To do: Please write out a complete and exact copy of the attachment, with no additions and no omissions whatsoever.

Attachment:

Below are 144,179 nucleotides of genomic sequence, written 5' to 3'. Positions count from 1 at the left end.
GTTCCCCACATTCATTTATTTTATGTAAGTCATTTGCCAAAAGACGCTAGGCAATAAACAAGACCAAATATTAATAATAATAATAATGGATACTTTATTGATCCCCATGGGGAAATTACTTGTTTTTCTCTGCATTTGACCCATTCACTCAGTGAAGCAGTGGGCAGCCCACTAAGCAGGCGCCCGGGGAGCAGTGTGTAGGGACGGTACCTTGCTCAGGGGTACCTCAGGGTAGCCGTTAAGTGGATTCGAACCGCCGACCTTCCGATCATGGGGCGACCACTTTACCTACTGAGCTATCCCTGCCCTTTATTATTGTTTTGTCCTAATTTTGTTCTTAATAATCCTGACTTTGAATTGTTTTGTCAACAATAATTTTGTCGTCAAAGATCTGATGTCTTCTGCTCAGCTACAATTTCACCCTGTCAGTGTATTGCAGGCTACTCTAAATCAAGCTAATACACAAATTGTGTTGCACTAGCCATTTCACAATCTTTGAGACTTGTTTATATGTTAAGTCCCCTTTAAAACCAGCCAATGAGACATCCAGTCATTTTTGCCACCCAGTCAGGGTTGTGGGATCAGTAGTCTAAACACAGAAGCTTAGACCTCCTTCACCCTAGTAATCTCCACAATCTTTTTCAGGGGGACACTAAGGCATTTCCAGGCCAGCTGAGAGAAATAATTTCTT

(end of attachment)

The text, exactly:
Below are 144,179 nucleotides of genomic sequence, written 5' to 3'. Positions count from 1 at the left end.
GTTCCCCACATTCATTTATTTTATGTAAGTCATTTGCCAAAAGACGCTAGGCAATAAACAAGACCAAATATTAATAATAATAATAATGGATACTTTATTGATCCCCATGGGGAAATTACTTGTTTTTCTCTGCATTTGACCCATTCACTCAGTGAAGCAGTGGGCAGCCCACTAAGCAGGCGCCCGGGGAGCAGTGTGTAGGGACGGTACCTTGCTCAGGGGTACCTCAGGGTAGCCGTTAAGTGGATTCGAACCGCCGACCTTCCGATCATGGGGCGACCACTTTACCTACTGAGCTATCCCTGCCCTTTATTATTGTTTTGTCCTAATTTTGTTCTTAATAATCCTGACTTTGAATTGTTTTGTCAACAATAATTTTGTCGTCAAAGATCTGATGTCTTCTGCTCAGCTACAATTTCACCCTGTCAGTGTATTGCAGGCTACTCTAAATCAAGCTAATACACAAATTGTGTTGCACTAGCCATTTCACAATCTTTGAGACTTGTTTATATGTTAAGTCCCCTTTAAAACCAGCCAATGAGACATCCAGTCATTTTTGCCACCCAGTCAGGGTTGTGGGATCAGTAGTCTAAACACAGAAGCTTAGACCTCCTTCACCCTAGTAATCTCCACAATCTTTTTCAGGGGGACACTAAGGCATTTCCAGGCCAGCTGAGAGAAATAATTTCTT